BabcockHall Posted July 19, 2016 Share Posted July 19, 2016 Hemoglobin A has two alpha chains and two beta chains. Hemoglobin F has two alpha chains and two gamma chains. Hemoglobin Barts has four gamma chains. Suppose you had one antibody preparation that reacted solely with the gamma chains and a second antibody preparation that mainly consisted of antibodies which bind to gamma chains but which also had some antibodies that could bind to the alpha chain. Would these two behave differently in an Ouchterlony (double diffusion) experiment involving Hb F and Hb Barts in two adjacent wells? I think that they would. In the first case, you would see a smooth arc of precipitin from anti-HbF antibodies reacting with the gamma chains. In the second case, you would see a smooth arc, but I think you would also see a spur pointing toward the well containing Hb Barts. The spur would be caused by the reaction between the anti-alpha antibodies and the alpha chains found in HbF. The reason for my question is that I am trying to understand the immunochemistry in the Lindy Chamberlain case. In this case the specificity of the anti-HbF antibodies was a very contentious issue. Link to comment Share on other sites More sharing options...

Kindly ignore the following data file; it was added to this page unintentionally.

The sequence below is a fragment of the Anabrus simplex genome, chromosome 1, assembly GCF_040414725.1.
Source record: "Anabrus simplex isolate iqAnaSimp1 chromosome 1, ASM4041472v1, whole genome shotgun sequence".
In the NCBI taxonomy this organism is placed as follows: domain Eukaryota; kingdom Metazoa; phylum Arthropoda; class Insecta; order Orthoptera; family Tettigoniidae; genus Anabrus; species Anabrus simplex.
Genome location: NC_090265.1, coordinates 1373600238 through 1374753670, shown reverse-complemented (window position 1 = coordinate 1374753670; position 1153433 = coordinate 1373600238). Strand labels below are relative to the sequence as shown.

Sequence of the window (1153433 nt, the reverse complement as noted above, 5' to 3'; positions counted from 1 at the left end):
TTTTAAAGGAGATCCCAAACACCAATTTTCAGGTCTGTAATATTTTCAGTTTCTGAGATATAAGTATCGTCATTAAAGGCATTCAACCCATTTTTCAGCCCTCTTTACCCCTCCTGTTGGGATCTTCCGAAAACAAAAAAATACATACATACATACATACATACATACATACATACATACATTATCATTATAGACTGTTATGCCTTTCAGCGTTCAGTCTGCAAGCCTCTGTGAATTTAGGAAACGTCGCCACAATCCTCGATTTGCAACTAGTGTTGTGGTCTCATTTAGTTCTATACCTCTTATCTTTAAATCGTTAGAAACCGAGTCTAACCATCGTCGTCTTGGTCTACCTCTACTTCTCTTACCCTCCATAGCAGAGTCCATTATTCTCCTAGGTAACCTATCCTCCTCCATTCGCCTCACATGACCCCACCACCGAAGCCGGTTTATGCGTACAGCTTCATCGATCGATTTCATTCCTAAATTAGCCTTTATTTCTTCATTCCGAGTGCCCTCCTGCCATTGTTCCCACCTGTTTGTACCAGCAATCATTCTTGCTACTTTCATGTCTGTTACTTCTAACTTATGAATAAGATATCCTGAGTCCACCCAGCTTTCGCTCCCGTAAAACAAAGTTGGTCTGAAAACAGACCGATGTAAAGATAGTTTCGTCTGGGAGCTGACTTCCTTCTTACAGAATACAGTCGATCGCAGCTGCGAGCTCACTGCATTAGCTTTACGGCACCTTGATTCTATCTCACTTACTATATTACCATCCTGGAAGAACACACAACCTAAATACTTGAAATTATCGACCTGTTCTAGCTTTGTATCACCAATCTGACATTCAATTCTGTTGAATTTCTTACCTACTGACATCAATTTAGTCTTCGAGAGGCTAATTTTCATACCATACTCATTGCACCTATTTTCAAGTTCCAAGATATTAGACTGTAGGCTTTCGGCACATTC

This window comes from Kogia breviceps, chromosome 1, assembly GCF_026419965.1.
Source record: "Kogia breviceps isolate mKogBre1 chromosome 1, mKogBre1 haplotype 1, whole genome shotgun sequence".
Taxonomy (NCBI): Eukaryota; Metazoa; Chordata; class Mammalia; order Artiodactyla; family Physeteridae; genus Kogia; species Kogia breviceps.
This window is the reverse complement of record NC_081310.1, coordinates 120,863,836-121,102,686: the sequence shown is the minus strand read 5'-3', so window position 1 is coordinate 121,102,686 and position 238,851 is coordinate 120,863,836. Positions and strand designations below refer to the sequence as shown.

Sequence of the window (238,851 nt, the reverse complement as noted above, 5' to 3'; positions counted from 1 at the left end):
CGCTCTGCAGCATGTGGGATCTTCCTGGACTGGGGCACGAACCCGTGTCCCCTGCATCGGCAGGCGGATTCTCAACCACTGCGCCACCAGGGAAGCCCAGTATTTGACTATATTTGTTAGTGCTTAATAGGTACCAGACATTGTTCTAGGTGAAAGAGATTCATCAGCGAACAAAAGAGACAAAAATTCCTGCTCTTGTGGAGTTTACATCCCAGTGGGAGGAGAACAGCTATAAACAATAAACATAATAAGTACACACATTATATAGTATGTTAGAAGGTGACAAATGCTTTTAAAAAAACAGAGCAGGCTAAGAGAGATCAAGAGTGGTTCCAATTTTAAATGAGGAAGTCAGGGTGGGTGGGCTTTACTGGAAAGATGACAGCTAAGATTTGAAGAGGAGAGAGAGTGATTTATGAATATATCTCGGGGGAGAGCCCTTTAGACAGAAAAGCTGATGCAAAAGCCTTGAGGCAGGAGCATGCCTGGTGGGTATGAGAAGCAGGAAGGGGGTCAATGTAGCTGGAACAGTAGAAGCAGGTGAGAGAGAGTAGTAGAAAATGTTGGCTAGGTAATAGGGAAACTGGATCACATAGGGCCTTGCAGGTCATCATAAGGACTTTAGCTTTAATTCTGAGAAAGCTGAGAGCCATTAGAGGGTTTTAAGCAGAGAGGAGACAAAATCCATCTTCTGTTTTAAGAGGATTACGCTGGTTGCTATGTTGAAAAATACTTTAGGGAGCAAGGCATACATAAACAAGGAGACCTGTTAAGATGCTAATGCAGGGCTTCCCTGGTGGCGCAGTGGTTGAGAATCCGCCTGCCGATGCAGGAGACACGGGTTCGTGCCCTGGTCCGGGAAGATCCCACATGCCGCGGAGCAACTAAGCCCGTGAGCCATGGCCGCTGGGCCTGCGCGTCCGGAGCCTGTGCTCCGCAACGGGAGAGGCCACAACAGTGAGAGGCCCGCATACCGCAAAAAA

Create an account or sign in to comment
You need to be a member in order to leave a comment
Create an account
Sign up for a new account in our community. It's easy!Register a new account
Already have an account? Sign in here.Sign In Now